Cyber attacks are "not just about trying to paralyze people's networks," says senior NATO official Jamie Shea. "It's also about trying to use cyberspace for propaganda." Shea recently spoke to Deutsche Welle.
NATO's Deputy Assistant Secretary General for Emerging Security Challenges Jamie Shea will appear at the Deutsche Welle Global Media Forum on July 2 to discuss cyber security.
The panel discussion on cyber security and participation will include a keynote address by Sarah Harrison, a WikiLeaks journalist and close confidant of NSA-whistleblower Edward Snowden. "The job of the press," she says, "is to speak truth to power."
Shea, who for many years served as NATO's Director of Information and Press, predicts that the number of Internet users (currently 2.3 billion globally) is going to double in the next fifteen years as more and more countries in the developing world come online. Building security into the Internet "in a way that improves public trust and confidence" is going to be one of the most important challenges of the 21st century, he says.
Preserving the Internet's "unbelievable potential"
Shea argues that the Internet has altered the form and course of conflicts and crises. "Ukraine is as much an information battle – more than it is a real, physical battle," he recently told DW. In the age of globalization, modern communications are hugely important both in political and economic terms, says the security expert. "At the moment we have about two to three trillion dollars a year of the global GDP being generated alone by Internet commerce and Internet exchanges. It's one of the most promising growth areas, as well as a factor of human liberalization – participation in global society. So we've got to be careful that what we do in the future doesn't kill off that unbelievable potential."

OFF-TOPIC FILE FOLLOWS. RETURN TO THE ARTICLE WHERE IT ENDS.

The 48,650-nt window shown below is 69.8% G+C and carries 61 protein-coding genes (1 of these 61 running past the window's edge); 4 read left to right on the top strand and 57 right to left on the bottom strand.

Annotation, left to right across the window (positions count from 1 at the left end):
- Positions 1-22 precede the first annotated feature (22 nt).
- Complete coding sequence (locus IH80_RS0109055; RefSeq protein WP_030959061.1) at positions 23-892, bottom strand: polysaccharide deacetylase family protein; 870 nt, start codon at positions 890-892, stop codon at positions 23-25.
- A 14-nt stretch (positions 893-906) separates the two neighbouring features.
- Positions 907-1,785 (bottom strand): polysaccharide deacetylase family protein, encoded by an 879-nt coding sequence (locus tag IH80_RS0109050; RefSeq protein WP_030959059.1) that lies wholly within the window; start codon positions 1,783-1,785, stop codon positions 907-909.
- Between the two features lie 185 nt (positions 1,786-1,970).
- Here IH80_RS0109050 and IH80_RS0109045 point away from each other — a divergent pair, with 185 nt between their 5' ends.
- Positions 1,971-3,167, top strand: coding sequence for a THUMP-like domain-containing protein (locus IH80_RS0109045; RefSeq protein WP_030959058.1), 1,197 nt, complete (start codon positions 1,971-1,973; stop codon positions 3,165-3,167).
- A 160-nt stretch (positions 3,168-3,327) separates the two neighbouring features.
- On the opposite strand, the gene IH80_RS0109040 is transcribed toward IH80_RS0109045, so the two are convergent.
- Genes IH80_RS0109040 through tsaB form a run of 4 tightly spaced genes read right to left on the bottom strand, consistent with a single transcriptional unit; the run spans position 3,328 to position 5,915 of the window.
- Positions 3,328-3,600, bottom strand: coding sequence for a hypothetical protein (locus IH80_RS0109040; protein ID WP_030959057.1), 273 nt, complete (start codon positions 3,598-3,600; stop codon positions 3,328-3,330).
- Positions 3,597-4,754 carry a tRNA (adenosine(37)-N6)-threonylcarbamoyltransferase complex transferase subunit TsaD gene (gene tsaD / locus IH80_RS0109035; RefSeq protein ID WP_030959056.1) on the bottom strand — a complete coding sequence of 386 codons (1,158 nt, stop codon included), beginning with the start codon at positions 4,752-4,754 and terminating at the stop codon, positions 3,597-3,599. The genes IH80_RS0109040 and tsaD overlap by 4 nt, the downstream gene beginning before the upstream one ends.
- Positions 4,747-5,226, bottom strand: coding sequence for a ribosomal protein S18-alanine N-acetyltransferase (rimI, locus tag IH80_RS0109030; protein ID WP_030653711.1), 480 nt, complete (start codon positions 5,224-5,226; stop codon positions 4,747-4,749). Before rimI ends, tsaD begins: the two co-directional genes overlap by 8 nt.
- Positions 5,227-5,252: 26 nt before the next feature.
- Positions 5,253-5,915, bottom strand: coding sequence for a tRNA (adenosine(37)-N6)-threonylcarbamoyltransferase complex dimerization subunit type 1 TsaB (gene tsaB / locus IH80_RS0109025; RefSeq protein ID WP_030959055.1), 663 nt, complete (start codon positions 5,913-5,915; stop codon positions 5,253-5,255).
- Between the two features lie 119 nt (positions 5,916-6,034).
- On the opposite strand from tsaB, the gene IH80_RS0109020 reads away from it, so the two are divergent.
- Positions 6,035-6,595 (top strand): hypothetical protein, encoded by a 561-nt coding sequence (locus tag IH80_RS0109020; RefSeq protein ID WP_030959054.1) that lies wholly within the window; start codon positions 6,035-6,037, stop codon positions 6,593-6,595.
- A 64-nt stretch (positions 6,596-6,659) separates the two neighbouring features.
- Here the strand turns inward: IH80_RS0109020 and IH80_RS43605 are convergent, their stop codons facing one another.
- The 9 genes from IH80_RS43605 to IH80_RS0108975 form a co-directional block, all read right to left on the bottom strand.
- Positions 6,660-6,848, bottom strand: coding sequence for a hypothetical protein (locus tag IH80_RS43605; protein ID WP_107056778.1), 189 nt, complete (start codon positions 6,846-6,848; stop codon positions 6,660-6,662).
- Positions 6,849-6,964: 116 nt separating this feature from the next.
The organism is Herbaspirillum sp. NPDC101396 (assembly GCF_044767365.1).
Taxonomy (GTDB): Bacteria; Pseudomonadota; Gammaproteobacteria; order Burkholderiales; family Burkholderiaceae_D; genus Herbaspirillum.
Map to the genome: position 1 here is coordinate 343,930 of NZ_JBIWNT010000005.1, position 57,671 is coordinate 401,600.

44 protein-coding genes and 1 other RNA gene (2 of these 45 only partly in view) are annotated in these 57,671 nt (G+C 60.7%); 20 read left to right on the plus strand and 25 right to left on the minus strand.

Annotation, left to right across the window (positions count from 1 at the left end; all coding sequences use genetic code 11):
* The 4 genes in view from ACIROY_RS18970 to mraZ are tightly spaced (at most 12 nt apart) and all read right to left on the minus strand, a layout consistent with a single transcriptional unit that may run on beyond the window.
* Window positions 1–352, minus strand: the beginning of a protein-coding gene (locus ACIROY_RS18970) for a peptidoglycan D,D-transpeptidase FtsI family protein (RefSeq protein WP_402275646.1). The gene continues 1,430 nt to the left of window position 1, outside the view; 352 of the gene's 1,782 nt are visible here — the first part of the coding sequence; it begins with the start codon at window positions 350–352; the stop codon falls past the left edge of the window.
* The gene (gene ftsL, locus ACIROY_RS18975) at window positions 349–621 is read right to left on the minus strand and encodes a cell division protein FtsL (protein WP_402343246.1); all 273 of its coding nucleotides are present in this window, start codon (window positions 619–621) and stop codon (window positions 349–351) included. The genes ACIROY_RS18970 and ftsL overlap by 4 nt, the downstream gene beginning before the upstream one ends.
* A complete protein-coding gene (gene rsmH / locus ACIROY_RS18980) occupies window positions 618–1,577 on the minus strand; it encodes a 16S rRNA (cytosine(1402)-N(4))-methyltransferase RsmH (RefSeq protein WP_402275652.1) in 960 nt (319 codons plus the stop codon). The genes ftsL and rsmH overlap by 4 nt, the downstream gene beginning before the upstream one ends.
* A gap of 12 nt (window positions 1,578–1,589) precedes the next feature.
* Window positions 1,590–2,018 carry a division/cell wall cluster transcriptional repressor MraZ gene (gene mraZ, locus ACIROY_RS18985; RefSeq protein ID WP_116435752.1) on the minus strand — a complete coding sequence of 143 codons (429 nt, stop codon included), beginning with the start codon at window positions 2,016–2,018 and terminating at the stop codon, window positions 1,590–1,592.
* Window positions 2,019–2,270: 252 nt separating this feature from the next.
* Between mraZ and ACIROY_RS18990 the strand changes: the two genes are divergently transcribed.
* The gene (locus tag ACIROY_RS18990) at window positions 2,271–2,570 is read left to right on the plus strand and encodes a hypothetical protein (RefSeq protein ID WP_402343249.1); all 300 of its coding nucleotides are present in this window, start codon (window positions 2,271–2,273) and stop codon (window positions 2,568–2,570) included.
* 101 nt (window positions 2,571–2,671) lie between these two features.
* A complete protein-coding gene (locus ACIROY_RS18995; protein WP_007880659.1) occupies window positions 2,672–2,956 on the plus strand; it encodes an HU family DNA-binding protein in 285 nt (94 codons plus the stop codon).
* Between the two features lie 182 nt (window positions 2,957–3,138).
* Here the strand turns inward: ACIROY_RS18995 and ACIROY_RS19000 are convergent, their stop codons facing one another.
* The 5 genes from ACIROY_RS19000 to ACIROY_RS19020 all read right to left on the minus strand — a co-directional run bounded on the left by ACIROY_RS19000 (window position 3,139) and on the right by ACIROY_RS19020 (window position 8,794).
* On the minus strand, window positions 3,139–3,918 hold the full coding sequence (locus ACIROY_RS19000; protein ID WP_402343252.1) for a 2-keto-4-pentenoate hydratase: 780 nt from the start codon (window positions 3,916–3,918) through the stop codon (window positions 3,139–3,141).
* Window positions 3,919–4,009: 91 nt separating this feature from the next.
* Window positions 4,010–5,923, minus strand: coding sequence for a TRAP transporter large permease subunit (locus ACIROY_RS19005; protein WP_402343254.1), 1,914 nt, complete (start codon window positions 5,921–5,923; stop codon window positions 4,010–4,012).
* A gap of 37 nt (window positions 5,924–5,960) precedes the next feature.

From participation to information
The 2014 Global Media Forum will take place from June 30 – July 2 at the World Conference Center in Bonn, Germany. The theme of this year's international media congress is "From Information to Participation – Challenges for the Media." Some 40 panel discussions, workshops and special events will cover topics related to the opportunities and risks posed by the digital world and their real impact on people's lives.
The conference is held in cooperation with many national and international partners, such as Amnesty International, Deutsche Telekom, the Grimme-Institut, NATO, the United Nations, the Vodafone Institute for Society and Communications and Voices of Africa.
The conference is co-hosted by the Foundation for International Dialogue of the Sparkasse Savings Bank in Bonn. Support is also kindly provided by Germany's Federal Foreign Office, the Federal Ministry for Economic Cooperation and Development and the City of Bonn. Cooperation partner is The Right Livelihood College Campus Bonn.